Scientists from the Department of Energy at the Pacific Northwest National Laboratory have managed to convert algae into crude oil in less than an hour. It all starts with a chemical process that produces crude oil minutes after it is poured into harvested algae, a continuous reaction since it produces a recyclable byproduct containing phosphorus that can then be used to grow more algae. Continue reading for one of the first vehicles powered by this green crude oil.
PhD student Paddy Neumann has invented an ion drive system that works by bombarding the fuel source with electric arcs, causing the ions to be discarded, thus providing higher spacecraft top speeds (200,000mph) than any other rocket currently available. To put things into perspective, the space shuttle is capable of a top speed of around 18,000mph. Neumann said that it could power a spacecraft to "Mars and back on one tank of fuel." Continue reading for another video of Neil deGrasse Tyson explaining ion propulsion systems and more information.
Why bother strapping several action cams together, when you could just pick up a Panono Panoramic Camera Ball instead? This sphere comes equipped with 36 small cameras that automatically trigger at their highest point - or you can hold it for manual control - and a 72-megapixel panoramic picture is the result. You will be sent an instant preview of your shot to your mobile device via WiFi. Click here to view the first image in this week's WINS gallery. Continue reading for a viral video on how to turn butter knives into steak knives.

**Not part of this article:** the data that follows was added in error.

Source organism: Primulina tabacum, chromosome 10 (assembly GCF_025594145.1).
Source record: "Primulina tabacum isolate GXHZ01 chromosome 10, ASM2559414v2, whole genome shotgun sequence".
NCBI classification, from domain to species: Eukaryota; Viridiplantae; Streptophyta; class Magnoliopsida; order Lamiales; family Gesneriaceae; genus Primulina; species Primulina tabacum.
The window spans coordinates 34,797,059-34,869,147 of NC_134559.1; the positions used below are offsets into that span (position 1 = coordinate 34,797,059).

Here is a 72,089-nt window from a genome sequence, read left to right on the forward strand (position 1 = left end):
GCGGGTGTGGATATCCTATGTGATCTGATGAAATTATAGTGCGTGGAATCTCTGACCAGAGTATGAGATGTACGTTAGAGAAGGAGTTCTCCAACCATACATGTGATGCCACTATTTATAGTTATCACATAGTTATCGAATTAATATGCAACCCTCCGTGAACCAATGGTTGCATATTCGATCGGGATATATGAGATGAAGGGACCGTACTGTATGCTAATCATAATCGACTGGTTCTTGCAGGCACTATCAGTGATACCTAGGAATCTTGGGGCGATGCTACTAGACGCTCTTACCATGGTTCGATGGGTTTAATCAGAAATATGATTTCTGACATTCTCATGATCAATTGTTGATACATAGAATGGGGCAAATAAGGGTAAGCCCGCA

Voltaic Systems has revealed Shine, a personal solar panel, light, and USB charger in one, that can be used to provide 30-hours of continuous LED light on a single charge. Shine not only has a powerful built-in 5000mAh battery - good enough to fully charge a smartphone - but it's extremely durable and 100% waterproof - ready to power you off the grid. Continue reading for more pictures, information and the Kickstarter page.